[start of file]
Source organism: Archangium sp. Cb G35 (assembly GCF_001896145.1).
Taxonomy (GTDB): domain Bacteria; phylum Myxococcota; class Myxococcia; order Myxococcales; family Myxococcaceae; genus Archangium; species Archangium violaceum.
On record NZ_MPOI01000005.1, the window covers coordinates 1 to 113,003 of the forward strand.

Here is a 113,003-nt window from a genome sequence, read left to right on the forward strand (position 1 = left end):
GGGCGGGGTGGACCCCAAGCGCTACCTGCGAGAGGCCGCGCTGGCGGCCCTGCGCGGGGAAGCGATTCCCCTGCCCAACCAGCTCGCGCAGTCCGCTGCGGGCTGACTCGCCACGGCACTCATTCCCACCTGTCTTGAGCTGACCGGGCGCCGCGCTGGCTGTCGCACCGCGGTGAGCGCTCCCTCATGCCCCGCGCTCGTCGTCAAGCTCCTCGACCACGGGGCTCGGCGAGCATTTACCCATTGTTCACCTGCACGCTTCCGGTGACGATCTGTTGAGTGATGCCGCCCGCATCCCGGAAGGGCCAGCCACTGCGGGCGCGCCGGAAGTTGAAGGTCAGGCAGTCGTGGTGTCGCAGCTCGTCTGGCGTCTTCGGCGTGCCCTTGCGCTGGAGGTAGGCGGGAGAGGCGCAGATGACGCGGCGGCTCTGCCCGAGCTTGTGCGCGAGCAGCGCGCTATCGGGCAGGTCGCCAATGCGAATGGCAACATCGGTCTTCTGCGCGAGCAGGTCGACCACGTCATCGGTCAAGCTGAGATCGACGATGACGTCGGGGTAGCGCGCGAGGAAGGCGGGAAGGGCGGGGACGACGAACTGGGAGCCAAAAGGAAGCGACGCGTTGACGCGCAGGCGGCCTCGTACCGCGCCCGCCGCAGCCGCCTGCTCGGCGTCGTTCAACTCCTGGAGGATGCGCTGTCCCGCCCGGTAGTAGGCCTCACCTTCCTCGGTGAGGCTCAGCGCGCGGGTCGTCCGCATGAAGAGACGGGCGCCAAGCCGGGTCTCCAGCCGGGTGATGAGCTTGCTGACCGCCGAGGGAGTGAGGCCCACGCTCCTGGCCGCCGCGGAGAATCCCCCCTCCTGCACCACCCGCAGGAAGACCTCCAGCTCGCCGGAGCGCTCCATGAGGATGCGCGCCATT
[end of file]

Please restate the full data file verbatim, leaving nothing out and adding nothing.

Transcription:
Source organism: Archangium sp. Cb G35 (assembly GCF_001896145.1).
Taxonomy (GTDB): domain Bacteria; phylum Myxococcota; class Myxococcia; order Myxococcales; family Myxococcaceae; genus Archangium; species Archangium violaceum.
On record NZ_MPOI01000005.1, the window covers coordinates 1 to 113,003 of the forward strand.

Here is a 113,003-nt window from a genome sequence, read left to right on the forward strand (position 1 = left end):
GGGCGGGGTGGACCCCAAGCGCTACCTGCGAGAGGCCGCGCTGGCGGCCCTGCGCGGGGAAGCGATTCCCCTGCCCAACCAGCTCGCGCAGTCCGCTGCGGGCTGACTCGCCACGGCACTCATTCCCACCTGTCTTGAGCTGACCGGGCGCCGCGCTGGCTGTCGCACCGCGGTGAGCGCTCCCTCATGCCCCGCGCTCGTCGTCAAGCTCCTCGACCACGGGGCTCGGCGAGCATTTACCCATTGTTCACCTGCACGCTTCCGGTGACGATCTGTTGAGTGATGCCGCCCGCATCCCGGAAGGGCCAGCCACTGCGGGCGCGCCGGAAGTTGAAGGTCAGGCAGTCGTGGTGTCGCAGCTCGTCTGGCGTCTTCGGCGTGCCCTTGCGCTGGAGGTAGGCGGGAGAGGCGCAGATGACGCGGCGGCTCTGCCCGAGCTTGTGCGCGAGCAGCGCGCTATCGGGCAGGTCGCCAATGCGAATGGCAACATCGGTCTTCTGCGCGAGCAGGTCGACCACGTCATCGGTCAAGCTGAGATCGACGATGACGTCGGGGTAGCGCGCGAGGAAGGCGGGAAGGGCGGGGACGACGAACTGGGAGCCAAAAGGAAGCGACGCGTTGACGCGCAGGCGGCCTCGTACCGCGCCCGCCGCAGCCGCCTGCTCGGCGTCGTTCAACTCCTGGAGGATGCGCTGTCCCGCCCGGTAGTAGGCCTCACCTTCCTCGGTGAGGCTCAGCGCGCGGGTCGTCCGCATGAAGAGACGGGCGCCAAGCCGGGTCTCCAGCCGGGTGATGAGCTTGCTGACCGCCGAGGGAGTGAGGCCCACGCTCCTGGCCGCCGCGGAGAATCCCCCCTCCTGCACCACCCGCAGGAAGACCTCCAGCTCGCCGGAGCGCTCCATGAGGATGCGCGCCATT